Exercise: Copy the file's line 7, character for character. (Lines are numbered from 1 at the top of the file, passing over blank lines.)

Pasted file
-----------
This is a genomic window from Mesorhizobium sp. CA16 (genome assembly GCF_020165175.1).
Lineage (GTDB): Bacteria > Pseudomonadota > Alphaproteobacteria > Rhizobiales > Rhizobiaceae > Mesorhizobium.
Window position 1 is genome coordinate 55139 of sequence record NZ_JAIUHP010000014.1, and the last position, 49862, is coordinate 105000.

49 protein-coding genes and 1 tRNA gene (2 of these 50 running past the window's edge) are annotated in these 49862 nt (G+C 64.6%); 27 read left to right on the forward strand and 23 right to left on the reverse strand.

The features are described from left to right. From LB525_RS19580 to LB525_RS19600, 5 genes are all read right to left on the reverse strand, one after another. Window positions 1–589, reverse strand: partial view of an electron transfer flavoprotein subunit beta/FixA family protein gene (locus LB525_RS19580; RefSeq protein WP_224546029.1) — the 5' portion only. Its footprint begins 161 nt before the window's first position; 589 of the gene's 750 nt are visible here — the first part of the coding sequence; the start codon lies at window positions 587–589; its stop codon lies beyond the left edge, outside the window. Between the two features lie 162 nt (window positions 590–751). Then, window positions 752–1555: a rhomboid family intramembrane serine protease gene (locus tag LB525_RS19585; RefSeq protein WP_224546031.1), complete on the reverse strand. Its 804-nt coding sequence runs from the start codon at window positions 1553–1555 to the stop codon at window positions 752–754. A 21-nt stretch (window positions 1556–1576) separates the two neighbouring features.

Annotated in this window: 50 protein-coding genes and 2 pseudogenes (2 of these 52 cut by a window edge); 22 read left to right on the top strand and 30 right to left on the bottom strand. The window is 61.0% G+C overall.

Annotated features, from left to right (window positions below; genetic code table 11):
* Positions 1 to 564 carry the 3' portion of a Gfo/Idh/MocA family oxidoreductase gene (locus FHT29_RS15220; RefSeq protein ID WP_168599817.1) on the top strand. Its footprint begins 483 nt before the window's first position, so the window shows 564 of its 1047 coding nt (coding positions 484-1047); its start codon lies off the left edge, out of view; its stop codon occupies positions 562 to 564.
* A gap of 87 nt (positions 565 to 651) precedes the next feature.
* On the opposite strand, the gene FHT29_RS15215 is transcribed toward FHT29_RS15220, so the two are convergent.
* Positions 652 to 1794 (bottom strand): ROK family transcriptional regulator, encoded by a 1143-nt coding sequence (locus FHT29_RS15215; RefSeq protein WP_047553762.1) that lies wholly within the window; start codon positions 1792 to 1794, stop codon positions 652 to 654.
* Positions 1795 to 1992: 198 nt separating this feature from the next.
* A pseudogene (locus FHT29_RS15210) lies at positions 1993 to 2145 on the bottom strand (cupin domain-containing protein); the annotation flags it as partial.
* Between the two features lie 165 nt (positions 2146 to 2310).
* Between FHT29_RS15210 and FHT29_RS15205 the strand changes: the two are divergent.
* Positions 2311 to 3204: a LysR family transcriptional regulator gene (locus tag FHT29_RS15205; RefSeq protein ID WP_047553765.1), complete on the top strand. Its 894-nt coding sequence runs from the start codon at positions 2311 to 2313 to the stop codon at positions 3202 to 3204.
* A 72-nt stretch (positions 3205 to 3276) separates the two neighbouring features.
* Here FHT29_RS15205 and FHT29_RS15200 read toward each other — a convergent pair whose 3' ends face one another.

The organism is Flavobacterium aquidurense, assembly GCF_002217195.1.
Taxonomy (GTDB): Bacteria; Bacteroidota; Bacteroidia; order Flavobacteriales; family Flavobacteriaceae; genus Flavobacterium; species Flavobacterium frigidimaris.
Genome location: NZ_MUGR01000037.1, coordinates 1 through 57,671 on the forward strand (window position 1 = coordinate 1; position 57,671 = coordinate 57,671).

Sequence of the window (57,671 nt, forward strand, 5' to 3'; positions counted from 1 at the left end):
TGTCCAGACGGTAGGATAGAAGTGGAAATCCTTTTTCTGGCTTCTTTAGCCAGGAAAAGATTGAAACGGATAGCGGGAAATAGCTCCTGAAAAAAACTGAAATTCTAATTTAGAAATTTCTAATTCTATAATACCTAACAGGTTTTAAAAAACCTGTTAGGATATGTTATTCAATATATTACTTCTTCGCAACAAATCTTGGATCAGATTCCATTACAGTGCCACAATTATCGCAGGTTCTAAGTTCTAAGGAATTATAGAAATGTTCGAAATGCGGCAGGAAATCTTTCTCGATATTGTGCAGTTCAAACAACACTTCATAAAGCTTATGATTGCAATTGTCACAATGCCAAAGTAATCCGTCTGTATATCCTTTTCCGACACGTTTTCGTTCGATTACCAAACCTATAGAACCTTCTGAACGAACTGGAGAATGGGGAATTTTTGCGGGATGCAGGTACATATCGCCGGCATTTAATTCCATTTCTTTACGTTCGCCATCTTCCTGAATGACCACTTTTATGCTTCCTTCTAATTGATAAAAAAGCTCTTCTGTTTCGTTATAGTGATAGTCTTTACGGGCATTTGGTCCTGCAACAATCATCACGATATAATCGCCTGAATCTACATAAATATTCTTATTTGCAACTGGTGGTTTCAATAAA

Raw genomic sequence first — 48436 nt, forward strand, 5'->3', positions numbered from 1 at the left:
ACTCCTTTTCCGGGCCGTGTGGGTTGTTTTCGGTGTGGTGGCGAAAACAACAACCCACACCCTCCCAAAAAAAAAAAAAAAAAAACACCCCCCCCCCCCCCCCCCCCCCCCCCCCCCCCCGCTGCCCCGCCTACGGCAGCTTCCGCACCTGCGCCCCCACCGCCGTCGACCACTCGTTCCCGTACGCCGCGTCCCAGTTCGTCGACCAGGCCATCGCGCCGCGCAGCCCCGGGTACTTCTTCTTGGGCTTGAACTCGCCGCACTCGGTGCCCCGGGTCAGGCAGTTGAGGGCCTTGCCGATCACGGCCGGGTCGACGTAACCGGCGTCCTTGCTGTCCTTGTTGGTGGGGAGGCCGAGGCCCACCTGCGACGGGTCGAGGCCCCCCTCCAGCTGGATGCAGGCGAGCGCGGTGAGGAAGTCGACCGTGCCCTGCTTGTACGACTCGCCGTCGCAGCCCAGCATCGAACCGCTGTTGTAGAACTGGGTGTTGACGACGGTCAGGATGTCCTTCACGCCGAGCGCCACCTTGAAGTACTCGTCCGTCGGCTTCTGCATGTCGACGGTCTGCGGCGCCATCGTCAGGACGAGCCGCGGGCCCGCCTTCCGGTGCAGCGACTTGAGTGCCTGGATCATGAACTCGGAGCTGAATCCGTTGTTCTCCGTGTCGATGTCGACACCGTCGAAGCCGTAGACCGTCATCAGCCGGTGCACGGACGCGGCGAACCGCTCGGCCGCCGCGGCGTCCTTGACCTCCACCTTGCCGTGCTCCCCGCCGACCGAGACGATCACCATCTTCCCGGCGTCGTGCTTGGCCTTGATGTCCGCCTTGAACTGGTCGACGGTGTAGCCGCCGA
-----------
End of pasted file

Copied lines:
Annotated features, from left to right (window positions below; genetic code table 11):